Guilty By Association?

Updated: May 11

In business your brand is EVERYTHING.


There's a fatal mistake that you need to avoid at all costs, and to do that you need to understand that your brand is not what you think it is. Rather, your brand is what THEY think it is.


There are lots of things the help to form your brand; your logo, company colours, values, tag lines and an assortment of other intellectual property. But actually none of these are the mythical beast we call your brand.


Put simply, your brand is what the people in the marketplace see when they look at your company - but it's more than that; it's what they think when they see your content, and how it makes them feel.


It's important to understand that your brand is composed of physical elements (your colours, logo and messaging), and the less obvious (and often less tangible) implied elements.


It's the latter that's often less obvious, less understood, and equally most powerful in the minds eye of your customers.


So what are the implied elements of your brand?


The big ones are your associations and social opinion.


It's both of these that you need to be especially careful about, and give due care and attention too when making daily business decisions.


After all, it doesn't matter what your values say on your website if the general public thinks you're dishonest, money grabbing and that you don't care about your customers. You can scream from the rooftops that you place customer service as your top priority, yet it means nothing when you have scores of testimonials telling of your customers experiencing poor service and lacking communication.


Now you look like a liar who doesn't care about their customers... and that's not good for anyone.


That said, you have more control over social opinion that you do your associations.


With social opinion it's easy enough to engage with your critics, haters and loyal fans alike and use their feedback to bridge the gap between what your business does well and the areas in which you are failing. Sometimes it's hard to see the wood for the trees when you're dealing with the daily grind of running a business, and so opening yourself up to how others see you from outside the trenches can be massively valuable and help you to see more clearly the areas in which you need to do better.


In short, if you're willing to listen, be honest about your failings and make an effort to improve then social opinion will always be on your side (even the negative). Everyone has failings and everyone makes mistakes, that's not what's important - people want to see what you'll do when confronted with them.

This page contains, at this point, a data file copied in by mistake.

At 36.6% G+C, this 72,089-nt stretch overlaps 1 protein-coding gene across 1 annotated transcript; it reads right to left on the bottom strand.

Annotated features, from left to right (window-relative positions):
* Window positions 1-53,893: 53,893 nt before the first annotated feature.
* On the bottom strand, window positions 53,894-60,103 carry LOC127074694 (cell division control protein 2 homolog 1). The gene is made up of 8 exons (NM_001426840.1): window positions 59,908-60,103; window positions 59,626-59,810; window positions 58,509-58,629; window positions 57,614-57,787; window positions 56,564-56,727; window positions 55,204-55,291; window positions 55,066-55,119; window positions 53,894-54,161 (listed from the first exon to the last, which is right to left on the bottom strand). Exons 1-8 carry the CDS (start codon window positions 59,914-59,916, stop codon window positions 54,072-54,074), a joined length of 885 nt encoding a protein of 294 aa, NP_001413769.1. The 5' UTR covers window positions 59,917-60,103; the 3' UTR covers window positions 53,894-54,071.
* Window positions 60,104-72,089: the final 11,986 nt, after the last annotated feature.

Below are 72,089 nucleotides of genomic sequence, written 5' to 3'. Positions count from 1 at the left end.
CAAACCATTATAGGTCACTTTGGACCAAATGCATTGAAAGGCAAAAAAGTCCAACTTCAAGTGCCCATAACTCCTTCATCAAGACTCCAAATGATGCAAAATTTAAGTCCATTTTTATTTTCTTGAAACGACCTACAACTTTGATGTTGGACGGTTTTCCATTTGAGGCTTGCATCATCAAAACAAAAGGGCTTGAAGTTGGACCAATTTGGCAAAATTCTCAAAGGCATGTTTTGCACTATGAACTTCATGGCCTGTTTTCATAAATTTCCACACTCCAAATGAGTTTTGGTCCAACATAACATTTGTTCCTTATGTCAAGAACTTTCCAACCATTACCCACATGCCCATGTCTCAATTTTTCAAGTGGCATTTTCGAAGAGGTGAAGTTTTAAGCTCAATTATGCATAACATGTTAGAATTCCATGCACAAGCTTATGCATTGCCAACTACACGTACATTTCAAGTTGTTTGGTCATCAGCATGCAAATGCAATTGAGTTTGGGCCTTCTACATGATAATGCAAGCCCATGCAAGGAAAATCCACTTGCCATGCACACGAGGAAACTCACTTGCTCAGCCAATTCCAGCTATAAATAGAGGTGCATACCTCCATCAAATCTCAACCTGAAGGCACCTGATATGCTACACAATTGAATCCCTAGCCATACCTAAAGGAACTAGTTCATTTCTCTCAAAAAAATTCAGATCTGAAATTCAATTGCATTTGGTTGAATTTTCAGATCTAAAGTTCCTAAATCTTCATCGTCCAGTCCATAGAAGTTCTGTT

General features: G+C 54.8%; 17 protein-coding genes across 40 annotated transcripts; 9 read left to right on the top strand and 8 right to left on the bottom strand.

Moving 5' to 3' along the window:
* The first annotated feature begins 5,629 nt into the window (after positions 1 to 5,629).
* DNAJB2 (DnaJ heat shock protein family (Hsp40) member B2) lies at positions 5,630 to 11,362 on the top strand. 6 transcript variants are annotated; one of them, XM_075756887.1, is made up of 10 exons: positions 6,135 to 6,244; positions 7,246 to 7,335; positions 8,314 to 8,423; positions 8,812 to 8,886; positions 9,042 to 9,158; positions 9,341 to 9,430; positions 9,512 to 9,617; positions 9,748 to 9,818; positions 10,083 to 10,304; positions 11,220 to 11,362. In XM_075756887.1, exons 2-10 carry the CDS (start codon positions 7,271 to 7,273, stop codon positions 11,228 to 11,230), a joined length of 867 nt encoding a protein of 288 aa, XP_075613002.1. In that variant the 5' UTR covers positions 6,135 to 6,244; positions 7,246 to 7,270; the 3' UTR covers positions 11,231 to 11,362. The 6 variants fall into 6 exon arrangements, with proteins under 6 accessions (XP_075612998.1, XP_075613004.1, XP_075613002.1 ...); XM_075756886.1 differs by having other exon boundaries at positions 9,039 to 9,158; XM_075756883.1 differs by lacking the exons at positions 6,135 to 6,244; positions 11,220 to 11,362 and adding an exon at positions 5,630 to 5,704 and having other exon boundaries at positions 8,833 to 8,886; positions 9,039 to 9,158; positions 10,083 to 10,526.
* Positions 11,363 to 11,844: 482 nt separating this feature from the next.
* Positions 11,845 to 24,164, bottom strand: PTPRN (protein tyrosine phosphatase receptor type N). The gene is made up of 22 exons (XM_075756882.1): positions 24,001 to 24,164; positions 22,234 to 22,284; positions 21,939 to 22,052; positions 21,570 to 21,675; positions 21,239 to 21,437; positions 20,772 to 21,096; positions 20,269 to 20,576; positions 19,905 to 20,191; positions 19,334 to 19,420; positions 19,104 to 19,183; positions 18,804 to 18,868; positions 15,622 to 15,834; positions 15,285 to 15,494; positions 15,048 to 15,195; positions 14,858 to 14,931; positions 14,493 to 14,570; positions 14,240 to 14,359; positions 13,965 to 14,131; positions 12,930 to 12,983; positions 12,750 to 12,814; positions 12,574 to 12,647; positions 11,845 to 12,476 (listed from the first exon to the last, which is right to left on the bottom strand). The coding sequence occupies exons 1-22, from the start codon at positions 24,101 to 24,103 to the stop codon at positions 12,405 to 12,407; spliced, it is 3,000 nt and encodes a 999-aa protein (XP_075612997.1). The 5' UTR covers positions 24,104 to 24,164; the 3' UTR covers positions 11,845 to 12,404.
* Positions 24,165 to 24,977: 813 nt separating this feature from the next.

Will you show up, own your failings and commit to doing better? Or will you deny they exist and bury your head in the sand?


The answer to this question has the power to make or break your brand.

"It takes years to build a reputation, yet only moments to destroy one"

Then there's your associations, and here's why you have less control over these than you might think; the simple truth is that you have ZERO control over the actions of others, the only thing you truly control is your own actions and responses.


The people, businesses and brands you choose to associate your business with can either build you up and add credibility to your message or they can tear you down in a heartbeat.


Think about the political landscape, and how often we see politicians reputations destroyed by their associations, no matter how loose they might be.


This is why it's especially important to take the time to do your due diligence on every person, brand or business you associate with on a regular basis. It is not enough to complete your initial due diligence in the early days and rest on your laurels - it's a process you must be committed to completing at regular intervals throughout your partnerships.


People change, things change, new information comes to light, and it's important to make sure that you're at the tip of the spear when it does so you can make quick and informed decisions about how that association might affect your brand and be ready to terminate those associations the moment you feel your values are no longer in alignment.


This is made especially difficult in that you have no control over when or how this might happen, what new information might be thrust into the public eye and how that will manifest itself in your world.


Which is exactly why you must be the first to know, and the first to act so you can 'get out in front if it' as our friendly politicians often say behind closed doors...


Be informed, do your due diligence, inform others, and be very careful not to find yourself guilty by association.

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